Though decades of nationalist rule created a strong Iraqi identity (check out Hometown Baghdad for a great vlog by ordinary Iraqis) and many Iraqis demand the old borders and stability be maintained, much of the population seems to have reverted to the same kind of pre-national tribalism and sectarian infighting seen in Lawrence of Arabia. Once tyranny is removed, whether it be Saddam or the Ottomans toppled, Arab society seems to inexorably revert to the more basic tribal forms. When in crisis, you go with what you know.

WWI created the outlines for all the disasters that we have in the Mideast today. The British stacked up the House of Cards that was Iraq. Now the U.S. has toppled it, but doesn’t know what the cards and identities even mean as they try to stack something back up, and are probably just making it worse.

We would do well to heed the lessons of history, and abandon our fruitless quest to pacify and remake the Middle East. It’s 2007, and we should know better than to retrace British blunders.

Leave Iraq to Iraqis; it’s the only way.

“Those who cannot learn from history are doomed to repeat it.” — George Santayana.


Why did they create the new nation of Iraq? UPDATED

After World War I destroyed the Ottoman Empire, why did the British decide to create the new nation of Iraq out of the 3 different Ottoman provinces?

The British divvied up the Ottoman Empire’s holdings and created Iraq out of the three Ottoman “vilayets” (regions) of Mosul, Baghdad and Basra. Why would they do this? If we understood why Iraq was formed, we might could answer why Iraq should remain united or break apart into three states.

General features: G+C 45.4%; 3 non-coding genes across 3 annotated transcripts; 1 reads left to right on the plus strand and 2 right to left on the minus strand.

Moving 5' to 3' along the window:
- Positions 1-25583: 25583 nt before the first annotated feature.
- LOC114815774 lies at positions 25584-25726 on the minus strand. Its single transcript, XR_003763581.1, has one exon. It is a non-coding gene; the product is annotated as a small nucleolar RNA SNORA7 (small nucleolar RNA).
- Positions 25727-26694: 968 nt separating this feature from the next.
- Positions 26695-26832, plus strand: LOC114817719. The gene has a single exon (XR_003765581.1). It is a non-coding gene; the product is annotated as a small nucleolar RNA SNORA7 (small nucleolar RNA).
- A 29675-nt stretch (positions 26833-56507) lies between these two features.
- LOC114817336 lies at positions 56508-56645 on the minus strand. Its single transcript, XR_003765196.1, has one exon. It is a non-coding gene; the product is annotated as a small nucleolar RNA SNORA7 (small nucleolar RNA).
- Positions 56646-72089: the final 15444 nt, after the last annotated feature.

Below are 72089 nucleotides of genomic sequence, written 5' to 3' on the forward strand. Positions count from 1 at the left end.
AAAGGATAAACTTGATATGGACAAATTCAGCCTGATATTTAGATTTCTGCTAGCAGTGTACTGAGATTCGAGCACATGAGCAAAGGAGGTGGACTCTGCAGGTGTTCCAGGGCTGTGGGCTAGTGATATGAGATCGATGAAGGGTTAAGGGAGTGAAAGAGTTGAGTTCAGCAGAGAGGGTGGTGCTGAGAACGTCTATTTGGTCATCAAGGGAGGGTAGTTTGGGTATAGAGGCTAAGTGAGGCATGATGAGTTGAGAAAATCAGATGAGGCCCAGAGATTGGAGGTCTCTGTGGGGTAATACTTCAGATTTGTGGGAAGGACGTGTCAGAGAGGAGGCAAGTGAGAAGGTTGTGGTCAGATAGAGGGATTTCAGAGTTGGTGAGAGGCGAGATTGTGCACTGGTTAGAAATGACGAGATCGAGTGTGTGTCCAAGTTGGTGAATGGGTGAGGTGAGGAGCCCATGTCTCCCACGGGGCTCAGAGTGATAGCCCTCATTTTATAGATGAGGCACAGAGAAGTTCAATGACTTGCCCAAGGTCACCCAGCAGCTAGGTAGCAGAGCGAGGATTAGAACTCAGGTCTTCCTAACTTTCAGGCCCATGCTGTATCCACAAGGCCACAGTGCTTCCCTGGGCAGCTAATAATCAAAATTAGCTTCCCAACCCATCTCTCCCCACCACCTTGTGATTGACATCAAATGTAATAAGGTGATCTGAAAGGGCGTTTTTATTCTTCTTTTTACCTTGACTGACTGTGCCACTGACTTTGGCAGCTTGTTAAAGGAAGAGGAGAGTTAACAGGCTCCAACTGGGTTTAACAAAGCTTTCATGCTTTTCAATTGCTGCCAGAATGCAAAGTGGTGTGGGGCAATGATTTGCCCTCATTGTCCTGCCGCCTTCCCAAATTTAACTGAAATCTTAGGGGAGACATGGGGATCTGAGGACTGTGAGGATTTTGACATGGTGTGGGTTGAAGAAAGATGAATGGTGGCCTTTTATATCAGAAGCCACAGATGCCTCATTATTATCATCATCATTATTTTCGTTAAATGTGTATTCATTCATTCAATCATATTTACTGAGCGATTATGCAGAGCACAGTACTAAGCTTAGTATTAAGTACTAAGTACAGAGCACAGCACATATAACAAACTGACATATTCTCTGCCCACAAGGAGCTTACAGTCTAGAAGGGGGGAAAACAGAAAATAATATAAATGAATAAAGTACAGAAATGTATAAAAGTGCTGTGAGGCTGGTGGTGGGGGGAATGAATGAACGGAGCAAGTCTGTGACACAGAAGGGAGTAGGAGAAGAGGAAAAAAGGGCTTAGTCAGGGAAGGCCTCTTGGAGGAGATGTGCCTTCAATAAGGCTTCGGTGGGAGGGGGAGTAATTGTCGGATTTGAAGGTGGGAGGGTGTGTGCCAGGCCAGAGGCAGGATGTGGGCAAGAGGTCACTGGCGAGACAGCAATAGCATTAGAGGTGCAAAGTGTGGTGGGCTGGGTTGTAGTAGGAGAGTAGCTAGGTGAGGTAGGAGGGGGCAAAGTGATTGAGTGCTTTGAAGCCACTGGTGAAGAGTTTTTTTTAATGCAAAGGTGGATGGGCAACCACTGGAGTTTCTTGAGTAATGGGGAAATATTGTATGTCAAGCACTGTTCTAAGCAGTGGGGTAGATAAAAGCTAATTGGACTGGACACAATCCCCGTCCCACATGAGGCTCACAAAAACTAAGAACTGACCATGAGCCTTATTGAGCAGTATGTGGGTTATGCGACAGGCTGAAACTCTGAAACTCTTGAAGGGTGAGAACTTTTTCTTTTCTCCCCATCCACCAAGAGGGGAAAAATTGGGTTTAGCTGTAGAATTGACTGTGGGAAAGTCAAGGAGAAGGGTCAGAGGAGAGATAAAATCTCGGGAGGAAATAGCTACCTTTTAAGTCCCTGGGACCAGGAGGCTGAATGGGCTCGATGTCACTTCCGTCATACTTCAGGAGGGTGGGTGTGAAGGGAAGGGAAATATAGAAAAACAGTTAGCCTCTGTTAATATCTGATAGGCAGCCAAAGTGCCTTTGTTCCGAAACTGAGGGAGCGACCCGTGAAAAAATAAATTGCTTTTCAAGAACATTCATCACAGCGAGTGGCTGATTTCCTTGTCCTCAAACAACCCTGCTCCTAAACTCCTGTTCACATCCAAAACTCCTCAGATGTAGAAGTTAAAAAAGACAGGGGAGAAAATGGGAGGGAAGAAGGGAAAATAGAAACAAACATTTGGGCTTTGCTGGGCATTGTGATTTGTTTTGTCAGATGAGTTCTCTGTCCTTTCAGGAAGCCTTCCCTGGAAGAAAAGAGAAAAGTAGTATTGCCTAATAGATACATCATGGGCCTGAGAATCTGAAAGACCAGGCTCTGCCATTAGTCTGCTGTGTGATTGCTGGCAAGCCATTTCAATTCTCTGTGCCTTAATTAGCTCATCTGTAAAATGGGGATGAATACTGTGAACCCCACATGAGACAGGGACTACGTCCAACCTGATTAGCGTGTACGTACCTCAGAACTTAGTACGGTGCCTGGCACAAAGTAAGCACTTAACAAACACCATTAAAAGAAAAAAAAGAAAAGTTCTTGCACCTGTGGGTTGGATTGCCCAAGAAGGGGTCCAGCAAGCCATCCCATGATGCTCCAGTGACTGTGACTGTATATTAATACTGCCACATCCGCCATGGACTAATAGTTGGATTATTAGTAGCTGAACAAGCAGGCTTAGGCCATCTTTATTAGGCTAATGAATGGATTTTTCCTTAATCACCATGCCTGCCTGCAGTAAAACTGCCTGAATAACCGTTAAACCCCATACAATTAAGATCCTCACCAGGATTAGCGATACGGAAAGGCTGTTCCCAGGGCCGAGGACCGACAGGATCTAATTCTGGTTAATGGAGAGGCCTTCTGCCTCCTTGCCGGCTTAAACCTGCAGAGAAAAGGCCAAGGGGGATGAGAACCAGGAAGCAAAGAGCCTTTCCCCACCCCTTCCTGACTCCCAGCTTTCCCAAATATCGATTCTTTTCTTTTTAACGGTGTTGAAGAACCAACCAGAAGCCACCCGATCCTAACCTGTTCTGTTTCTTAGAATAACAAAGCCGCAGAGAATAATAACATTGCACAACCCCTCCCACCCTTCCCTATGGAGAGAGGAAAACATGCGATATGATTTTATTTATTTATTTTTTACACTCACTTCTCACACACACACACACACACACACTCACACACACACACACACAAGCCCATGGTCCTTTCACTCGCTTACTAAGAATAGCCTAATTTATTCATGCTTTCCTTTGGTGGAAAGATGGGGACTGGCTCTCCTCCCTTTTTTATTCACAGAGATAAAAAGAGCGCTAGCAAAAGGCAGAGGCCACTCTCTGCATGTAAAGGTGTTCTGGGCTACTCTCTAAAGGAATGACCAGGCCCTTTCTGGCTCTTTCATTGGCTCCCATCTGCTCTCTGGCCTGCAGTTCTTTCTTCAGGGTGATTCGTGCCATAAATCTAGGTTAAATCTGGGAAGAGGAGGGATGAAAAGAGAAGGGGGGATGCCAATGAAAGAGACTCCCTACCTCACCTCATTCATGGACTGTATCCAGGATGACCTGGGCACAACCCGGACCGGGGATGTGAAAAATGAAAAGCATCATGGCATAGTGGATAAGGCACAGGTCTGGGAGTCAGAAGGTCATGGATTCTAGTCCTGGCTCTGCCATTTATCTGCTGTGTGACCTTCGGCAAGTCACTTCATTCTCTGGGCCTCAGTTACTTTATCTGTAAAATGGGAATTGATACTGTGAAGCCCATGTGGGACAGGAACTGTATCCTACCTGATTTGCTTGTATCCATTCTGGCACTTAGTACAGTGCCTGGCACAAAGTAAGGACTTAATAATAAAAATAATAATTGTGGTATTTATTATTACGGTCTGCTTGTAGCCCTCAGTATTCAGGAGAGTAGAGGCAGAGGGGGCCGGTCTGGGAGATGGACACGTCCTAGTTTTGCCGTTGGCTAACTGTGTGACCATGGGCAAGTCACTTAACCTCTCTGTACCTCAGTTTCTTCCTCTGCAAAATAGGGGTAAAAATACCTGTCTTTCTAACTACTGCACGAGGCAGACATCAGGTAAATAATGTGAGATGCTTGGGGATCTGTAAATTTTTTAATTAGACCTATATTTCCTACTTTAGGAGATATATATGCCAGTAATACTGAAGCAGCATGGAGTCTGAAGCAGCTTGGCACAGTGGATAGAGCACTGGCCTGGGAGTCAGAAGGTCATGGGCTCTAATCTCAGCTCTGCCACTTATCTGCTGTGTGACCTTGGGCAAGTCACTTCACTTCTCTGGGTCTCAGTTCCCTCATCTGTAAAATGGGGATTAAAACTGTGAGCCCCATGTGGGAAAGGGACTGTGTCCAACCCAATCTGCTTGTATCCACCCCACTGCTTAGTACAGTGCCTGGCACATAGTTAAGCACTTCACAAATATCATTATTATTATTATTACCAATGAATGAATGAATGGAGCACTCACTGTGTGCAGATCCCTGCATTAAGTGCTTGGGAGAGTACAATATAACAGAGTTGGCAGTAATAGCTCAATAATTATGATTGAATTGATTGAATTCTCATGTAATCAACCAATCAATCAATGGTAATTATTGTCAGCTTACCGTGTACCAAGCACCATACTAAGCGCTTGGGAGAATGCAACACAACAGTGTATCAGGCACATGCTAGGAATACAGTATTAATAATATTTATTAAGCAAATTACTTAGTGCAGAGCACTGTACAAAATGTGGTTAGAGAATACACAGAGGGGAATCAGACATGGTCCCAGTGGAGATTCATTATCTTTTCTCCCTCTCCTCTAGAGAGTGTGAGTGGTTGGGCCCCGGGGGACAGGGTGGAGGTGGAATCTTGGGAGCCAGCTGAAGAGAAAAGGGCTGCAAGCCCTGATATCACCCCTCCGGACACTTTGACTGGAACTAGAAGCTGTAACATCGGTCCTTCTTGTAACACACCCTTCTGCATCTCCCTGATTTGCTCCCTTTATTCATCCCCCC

Iraq today

Clearly the Brits created a lot of rage by drawing colonial borders all over West Asia, but what I’m asking is, “why did they draw Iraq’s borders the way they did?” Was it just, “hey, this is a good shape!” ????

These are the borders proposed by T.E. Lawrence (Lawrence of Arabia) of new states from the parceling-out of the Ottoman Empire, based on sensibilities Lawrence observed talking to the local populations. This is fascinating to me.

Lawrence has most of Syria and all of Jordan and Saudi Arabia as one state under King Faisal. This makes a lot of sense given tribal patterns.

He has “Irak” defined as the Shi’ite regions of the Mesopotamian Basin, and the Sunni West as a separate state.

It’s entertaining that he puts “?” over central Iraq and a “?” over Kurdistan, lol. He didn’t know what to do with them. The only outright oddity here is a state for Armenians in Southern Turkey. wtf?

But overall Lawrence’s map would make way more sense than the current divisions. Jordan, Syria and Arabia aren’t separated unnecessarily like they are today, Shias in Iraq have their own state, etc.

Lawrence’s proposal was shot down.

My question for historians is this: why were the borders of Iraq we have today chosen vs. Lawrence’s or others? The current boundaries make no sense.

UPDATE: I got a great response from a history professor. This is what she wrote: